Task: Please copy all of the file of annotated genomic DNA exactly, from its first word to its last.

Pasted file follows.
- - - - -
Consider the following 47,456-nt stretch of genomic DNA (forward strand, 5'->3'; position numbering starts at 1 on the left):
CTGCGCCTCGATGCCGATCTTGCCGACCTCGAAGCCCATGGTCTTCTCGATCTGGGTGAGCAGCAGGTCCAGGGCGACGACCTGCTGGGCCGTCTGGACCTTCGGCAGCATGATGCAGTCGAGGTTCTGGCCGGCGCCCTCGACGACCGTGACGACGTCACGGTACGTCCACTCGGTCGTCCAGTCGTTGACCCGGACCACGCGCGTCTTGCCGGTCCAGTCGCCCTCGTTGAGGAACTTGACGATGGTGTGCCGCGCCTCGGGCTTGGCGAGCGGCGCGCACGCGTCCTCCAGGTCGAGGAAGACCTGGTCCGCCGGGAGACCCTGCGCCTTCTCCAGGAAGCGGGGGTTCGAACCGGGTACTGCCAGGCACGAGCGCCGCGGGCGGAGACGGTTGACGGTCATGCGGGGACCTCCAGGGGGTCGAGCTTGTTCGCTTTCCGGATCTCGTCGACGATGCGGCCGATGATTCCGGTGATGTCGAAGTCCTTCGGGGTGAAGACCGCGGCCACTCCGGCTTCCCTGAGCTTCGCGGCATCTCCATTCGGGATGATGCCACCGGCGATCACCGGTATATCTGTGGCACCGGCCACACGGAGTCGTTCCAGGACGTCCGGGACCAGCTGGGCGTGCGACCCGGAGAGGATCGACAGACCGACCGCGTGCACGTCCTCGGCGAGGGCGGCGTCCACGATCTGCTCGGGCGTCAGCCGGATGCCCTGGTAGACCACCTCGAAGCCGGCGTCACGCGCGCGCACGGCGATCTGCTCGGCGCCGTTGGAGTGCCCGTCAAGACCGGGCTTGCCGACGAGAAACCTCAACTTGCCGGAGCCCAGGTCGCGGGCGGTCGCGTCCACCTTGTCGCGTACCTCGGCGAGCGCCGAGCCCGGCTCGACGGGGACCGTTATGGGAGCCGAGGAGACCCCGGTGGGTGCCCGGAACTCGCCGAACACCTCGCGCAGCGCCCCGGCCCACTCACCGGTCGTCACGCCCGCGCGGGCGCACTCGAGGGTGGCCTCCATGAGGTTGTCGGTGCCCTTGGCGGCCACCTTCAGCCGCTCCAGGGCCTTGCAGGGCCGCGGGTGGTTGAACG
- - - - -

Consider the following 47,456-nt stretch of genomic DNA (forward strand, 5'->3'; position numbering starts at 1 on the left):
CTGCGCCTCGATGCCGATCTTGCCGACCTCGAAGCCCATGGTCTTCTCGATCTGGGTGAGCAGCAGGTCCAGGGCGACGACCTGCTGGGCCGTCTGGACCTTCGGCAGCATGATGCAGTCGAGGTTCTGGCCGGCGCCCTCGACGACCGTGACGACGTCACGGTACGTCCACTCGGTCGTCCAGTCGTTGACCCGGACCACGCGCGTCTTGCCGGTCCAGTCGCCCTCGTTGAGGAACTTGACGATGGTGTGCCGCGCCTCGGGCTTGGCGAGCGGCGCGCACGCGTCCTCCAGGTCGAGGAAGACCTGGTCCGCCGGGAGACCCTGCGCCTTCTCCAGGAAGCGGGGGTTCGAACCGGGTACTGCCAGGCACGAGCGCCGCGGGCGGAGACGGTTGACGGTCATGCGGGGACCTCCAGGGGGTCGAGCTTGTTCGCTTTCCGGATCTCGTCGACGATGCGGCCGATGATTCCGGTGATGTCGAAGTCCTTCGGGGTGAAGACCGCGGCCACTCCGGCTTCCCTGAGCTTCGCGGCATCTCCATTCGGGATGATGCCACCGGCGATCACCGGTATATCTGTGGCACCGGCCACACGGAGTCGTTCCAGGACGTCCGGGACCAGCTGGGCGTGCGACCCGGAGAGGATCGACAGACCGACCGCGTGCACGTCCTCGGCGAGGGCGGCGTCCACGATCTGCTCGGGCGTCAGCCGGATGCCCTGGTAGACCACCTCGAAGCCGGCGTCACGCGCGCGCACGGCGATCTGCTCGGCGCCGTTGGAGTGCCCGTCAAGACCGGGCTTGCCGACGAGAAACCTCAACTTGCCGGAGCCCAGGTCGCGGGCGGTCGCGTCCACCTTGTCGCGTACCTCGGCGAGCGCCGAGCCCGGCTCGACGGGGACCGTTATGGGAGCCGAGGAGACCCCGGTGGGTGCCCGGAACTCGCCGAACACCTCGCGCAGCGCCCCGGCCCACTCACCGGTCGTCACGCCCGCGCGGGCGCACTCGAGGGTGGCCTCCATGAGGTTGTCGGTGCCCTTGGCGGCCACCTTCAGCCGCTCCAGGGCCTTGCAGGGCCGCGGGTGGTTGAACG